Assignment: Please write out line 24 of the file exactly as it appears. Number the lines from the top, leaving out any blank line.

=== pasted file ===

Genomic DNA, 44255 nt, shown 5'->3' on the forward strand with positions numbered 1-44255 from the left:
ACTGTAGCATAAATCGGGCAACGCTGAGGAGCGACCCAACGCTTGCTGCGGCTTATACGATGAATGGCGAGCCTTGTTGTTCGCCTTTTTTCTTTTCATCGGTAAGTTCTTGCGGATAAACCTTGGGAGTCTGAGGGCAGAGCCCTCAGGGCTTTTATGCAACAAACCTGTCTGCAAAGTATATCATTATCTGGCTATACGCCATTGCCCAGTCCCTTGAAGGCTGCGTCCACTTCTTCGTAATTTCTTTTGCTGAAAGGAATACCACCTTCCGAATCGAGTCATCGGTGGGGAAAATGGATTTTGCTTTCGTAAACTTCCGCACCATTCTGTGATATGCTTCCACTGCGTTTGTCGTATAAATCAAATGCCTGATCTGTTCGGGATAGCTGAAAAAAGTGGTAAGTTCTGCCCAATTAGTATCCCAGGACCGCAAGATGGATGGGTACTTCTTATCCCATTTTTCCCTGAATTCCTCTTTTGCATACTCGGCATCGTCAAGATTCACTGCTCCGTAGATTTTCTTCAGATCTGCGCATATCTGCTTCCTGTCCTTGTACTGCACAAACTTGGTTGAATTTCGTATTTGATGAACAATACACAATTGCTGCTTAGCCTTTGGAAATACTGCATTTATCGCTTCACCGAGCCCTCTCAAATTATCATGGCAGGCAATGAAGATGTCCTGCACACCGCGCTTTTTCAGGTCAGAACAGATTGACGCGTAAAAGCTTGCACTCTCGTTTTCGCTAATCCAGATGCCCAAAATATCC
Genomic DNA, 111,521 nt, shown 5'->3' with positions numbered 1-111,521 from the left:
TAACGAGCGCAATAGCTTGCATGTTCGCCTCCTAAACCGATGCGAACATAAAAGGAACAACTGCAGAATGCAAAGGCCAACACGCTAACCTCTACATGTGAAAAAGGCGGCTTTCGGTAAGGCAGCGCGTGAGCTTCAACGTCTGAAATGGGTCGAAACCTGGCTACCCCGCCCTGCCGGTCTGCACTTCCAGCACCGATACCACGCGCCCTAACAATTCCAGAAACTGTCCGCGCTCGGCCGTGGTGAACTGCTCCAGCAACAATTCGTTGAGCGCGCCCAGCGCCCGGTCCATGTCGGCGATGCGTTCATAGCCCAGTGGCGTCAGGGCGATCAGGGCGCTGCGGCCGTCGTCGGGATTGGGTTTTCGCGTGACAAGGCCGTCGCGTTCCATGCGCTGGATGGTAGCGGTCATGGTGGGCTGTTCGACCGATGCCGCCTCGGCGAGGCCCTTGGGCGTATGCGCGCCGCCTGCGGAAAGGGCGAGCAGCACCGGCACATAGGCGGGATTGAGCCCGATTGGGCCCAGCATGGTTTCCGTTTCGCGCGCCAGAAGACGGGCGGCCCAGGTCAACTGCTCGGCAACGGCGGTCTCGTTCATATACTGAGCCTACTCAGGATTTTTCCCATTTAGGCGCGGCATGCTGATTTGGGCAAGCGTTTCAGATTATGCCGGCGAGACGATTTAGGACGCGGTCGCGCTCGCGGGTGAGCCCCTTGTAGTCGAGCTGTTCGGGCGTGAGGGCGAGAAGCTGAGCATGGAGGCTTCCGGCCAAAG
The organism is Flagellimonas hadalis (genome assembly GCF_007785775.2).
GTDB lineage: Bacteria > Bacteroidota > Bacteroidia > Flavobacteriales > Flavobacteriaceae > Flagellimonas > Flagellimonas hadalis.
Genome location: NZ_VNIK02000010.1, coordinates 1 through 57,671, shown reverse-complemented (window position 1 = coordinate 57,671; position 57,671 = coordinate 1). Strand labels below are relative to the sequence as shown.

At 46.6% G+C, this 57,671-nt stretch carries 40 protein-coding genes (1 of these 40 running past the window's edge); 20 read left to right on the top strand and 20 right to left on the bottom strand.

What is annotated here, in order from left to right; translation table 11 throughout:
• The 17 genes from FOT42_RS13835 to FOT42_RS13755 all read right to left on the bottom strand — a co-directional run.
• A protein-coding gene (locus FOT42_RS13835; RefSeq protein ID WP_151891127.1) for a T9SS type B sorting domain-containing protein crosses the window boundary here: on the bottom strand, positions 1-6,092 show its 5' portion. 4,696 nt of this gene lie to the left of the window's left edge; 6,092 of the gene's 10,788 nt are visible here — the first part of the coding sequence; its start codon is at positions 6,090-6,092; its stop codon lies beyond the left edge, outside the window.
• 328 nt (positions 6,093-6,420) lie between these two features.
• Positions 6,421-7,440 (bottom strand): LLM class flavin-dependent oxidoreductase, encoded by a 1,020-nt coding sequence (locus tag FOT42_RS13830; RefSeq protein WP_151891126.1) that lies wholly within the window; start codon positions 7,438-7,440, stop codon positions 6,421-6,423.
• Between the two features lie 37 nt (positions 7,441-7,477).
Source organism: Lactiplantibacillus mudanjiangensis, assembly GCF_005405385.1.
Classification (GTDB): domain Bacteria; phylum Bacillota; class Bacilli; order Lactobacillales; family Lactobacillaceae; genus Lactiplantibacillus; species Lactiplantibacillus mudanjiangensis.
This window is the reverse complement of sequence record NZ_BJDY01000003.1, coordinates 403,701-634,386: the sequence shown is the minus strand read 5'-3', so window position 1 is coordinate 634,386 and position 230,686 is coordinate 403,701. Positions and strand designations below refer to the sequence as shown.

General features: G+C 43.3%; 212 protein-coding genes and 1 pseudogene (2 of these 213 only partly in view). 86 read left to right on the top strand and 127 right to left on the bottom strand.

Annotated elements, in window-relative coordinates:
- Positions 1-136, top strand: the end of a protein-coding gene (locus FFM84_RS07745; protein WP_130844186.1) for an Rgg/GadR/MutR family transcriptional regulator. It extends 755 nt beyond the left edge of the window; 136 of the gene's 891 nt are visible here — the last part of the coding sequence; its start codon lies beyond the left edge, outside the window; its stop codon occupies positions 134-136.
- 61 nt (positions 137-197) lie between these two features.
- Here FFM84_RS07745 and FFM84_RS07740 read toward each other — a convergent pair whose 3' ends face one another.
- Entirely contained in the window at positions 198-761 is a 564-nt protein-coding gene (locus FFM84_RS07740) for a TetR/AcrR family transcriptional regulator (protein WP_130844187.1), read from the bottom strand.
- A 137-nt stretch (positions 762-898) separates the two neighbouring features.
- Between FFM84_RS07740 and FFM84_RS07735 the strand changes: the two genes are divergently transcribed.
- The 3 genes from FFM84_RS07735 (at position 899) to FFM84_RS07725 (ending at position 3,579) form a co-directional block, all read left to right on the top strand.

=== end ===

- A 137-nt stretch (positions 762-898) separates the two neighbouring features.